Happy (New Year) Harissa

Fresh Made Harissa

The arrival of winter happened only a few weeks ago and I am missing the presence of fresh herbs in my diet. Fortunately organic parsley and cilantro are easily available from many grocery stores. I love cooking ethnic food and see harissa mentioned a lot in magazines and cookbooks.

Harissa is similar to Chermoula, both of which are from North Africa, and Chimichurri which is from South America. All three are some combination of fresh chiles (red or green) with dried spices (corander, paprika, cumin, carraway, cloves, cinnamon, saffron) garlic, and fresh green herbs (mint, oregano, cilantro, and parsley).

This green version as it is not too “hot”. I like it out of the refrigerator and spread on crackers or toast.  It stores that way for several months if one uses high quality olive oil. Heated it can be used to roast or grill meats and vegetables. I look forward to mixing it into rice, pasta or yogurt.

Green Harissa

1 large jalapeno pepper

1 tsp ground cumin seeds

1 TBSP of coarsely ground coriander seeds

1 tsp cinnamon

1 tsp of fennel seeds

2 cloves of garlic

1 TBSP of finely chopped cilantro

2 TBSP of finely chopped parsley

1/2 tsp of salt

In a food processor, chop the garlic with the salt.

Add in the pepper and dried spices.

Finish with the fresh herbs and process until smooth.

Gradually add in the olive oil until the harissa is the consistency of mayonnaise.

Parsley is very high in chlorophyll and may support the body to better use the oxygen that is breathed in. It is thought to help the kidneys to function better by reducing the amount of fluid the tissues hold onto. Parsley contains several vitamins and minerals in small amounts. It has been used to treat gout, bad breath, arthritis, anemia, digestive issues, jaundice, and kidney stones.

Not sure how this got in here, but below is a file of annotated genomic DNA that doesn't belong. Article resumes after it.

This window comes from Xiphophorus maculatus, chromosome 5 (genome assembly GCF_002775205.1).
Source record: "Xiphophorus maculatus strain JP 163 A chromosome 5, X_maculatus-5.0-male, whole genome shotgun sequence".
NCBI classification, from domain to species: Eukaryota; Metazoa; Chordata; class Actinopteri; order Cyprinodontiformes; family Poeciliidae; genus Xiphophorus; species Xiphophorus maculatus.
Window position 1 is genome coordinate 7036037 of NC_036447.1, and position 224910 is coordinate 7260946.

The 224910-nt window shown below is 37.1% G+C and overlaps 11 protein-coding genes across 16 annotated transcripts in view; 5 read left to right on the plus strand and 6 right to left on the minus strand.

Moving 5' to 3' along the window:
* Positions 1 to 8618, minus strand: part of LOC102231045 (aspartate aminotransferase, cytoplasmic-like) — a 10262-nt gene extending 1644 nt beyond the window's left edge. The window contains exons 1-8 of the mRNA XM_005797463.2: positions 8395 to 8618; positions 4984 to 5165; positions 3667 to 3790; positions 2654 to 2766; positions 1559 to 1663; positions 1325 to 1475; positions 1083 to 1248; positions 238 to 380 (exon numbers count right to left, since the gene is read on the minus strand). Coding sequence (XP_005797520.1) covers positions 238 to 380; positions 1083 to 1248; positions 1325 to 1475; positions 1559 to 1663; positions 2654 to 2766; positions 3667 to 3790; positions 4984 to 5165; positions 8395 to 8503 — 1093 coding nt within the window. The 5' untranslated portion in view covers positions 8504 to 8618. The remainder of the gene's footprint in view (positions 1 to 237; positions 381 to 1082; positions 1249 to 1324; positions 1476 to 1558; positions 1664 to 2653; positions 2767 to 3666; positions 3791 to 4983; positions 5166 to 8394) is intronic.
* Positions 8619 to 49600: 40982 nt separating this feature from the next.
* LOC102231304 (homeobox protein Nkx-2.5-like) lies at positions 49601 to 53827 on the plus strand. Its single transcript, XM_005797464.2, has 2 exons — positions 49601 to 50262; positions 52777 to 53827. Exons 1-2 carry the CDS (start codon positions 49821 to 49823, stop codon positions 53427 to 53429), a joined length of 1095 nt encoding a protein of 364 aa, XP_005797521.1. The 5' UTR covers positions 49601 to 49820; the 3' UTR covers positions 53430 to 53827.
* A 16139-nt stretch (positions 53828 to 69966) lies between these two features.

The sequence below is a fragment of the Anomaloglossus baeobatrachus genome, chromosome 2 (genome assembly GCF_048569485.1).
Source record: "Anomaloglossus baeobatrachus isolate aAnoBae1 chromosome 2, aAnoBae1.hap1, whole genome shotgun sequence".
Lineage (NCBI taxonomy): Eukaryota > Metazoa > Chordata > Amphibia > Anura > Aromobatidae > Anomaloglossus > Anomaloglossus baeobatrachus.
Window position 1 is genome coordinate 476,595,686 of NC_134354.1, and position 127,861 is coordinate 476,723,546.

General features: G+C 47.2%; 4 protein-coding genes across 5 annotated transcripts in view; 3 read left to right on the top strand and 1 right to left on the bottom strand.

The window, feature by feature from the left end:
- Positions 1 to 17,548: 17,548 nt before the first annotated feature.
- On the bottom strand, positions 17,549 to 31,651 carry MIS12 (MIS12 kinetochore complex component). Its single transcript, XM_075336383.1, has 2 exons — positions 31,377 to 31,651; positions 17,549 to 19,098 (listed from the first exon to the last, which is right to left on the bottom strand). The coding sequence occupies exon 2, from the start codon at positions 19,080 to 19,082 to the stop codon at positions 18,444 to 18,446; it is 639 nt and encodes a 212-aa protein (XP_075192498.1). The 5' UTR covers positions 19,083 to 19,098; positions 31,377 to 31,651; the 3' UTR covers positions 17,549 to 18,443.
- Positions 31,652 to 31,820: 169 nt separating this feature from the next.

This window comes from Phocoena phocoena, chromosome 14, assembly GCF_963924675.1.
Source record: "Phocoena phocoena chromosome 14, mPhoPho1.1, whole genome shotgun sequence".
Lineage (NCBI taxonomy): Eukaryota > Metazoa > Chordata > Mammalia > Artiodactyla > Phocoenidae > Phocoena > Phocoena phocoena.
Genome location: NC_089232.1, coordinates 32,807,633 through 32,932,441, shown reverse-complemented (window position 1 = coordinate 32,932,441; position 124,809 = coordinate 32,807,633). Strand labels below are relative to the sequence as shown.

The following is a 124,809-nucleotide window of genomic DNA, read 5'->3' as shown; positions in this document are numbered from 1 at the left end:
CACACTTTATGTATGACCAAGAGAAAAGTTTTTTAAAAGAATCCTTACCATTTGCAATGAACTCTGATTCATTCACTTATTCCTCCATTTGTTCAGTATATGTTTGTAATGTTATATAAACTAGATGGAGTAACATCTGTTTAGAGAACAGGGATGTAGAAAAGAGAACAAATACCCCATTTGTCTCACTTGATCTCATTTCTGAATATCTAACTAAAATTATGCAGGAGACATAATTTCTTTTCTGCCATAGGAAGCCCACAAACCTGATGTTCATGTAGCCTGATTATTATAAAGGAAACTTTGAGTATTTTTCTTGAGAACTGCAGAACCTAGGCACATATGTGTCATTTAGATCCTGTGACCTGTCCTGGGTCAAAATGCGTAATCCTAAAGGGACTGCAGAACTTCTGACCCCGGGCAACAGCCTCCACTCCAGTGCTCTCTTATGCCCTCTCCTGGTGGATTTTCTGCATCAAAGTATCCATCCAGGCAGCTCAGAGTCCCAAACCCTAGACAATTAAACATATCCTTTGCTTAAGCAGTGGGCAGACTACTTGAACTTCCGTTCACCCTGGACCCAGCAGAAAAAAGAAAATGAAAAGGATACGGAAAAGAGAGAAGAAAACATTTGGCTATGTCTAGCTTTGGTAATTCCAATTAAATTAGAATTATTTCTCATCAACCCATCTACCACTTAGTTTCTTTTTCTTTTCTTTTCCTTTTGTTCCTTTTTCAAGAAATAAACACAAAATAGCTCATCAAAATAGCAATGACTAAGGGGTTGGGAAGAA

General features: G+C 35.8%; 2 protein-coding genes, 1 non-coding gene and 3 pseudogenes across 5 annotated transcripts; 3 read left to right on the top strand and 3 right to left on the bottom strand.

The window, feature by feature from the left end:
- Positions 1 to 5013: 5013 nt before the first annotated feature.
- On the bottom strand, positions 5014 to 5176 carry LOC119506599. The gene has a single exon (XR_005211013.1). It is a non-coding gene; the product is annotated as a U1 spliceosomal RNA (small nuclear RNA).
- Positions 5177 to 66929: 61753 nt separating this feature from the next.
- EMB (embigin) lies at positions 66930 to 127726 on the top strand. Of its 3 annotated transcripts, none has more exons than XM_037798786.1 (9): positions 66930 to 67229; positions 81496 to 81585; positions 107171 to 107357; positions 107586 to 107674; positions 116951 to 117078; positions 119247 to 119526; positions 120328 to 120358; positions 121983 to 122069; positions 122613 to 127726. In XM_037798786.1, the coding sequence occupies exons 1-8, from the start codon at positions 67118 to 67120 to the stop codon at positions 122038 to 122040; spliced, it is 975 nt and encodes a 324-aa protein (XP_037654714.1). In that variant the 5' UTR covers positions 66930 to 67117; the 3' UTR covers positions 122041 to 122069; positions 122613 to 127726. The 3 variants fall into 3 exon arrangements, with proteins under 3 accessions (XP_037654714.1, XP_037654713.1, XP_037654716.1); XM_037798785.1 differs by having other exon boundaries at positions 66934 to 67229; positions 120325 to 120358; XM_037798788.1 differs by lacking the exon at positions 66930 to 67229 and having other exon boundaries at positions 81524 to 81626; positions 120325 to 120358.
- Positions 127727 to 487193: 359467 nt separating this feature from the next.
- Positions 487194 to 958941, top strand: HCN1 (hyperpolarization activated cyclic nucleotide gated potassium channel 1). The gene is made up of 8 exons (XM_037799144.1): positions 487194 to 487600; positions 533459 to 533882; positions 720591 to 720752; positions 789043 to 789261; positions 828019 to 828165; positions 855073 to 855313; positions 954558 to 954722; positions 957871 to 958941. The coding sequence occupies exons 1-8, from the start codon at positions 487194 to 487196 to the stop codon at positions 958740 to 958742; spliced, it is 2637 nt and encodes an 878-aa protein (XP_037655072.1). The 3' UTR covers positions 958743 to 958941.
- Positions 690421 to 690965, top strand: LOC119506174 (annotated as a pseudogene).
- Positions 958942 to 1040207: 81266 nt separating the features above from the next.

Coriander is one of the world’s first cultivated spices.  Some people believe that the leaf/cilantro can remove heavy metals from the body. The seed has been used to treat anxiety, asthma, digestive issues, cramps, colic, diabetes, diarrhea, fever, allergies, high cholesterol, insomnia, sore throat, and vomiting.  Coriander is used in cuisines to flavor and preserve food.

If you enjoy ethnic food, what is your favorite dish that feature cilantro or coriander seed?

Published by blackbirdsbackyard

My backyard botanical pharmacy is located in Boulder Colorado. I began studying herbal medicinewhen I was 12 years old. In college I studied subjects like anthropology, microbiology, anatomy and physiology, After graduation I decided to go to midwifery school. I attended births and had a small practice until I retired early in order to be a mother full time. I have always had an herb garden, gathered plants and made my own healing formulas with plants. Over the last 30 years there have been many teachers and I have attended dozens of workshops. I am one of those people who is always reading, studying and learning. In 2019 I was called to practice as an herbalist professionally, using "plant spirit medicine" and bio-energetic ( 5 element)healing techniques. I feel that there is a big need in the community for my skills and talents. I hope to inspire others to start their own backyard pharmacies as a solution to species extinction and the healthcare crisis in America. Healing has also become a spiritual practice and way for me to feel balanced and connected with nature. I consult with clients in person, teach classes (adults and kids), give tours of my garden and offer apprenticeships. Health, joy, meaning, and support are everyone's birthright.

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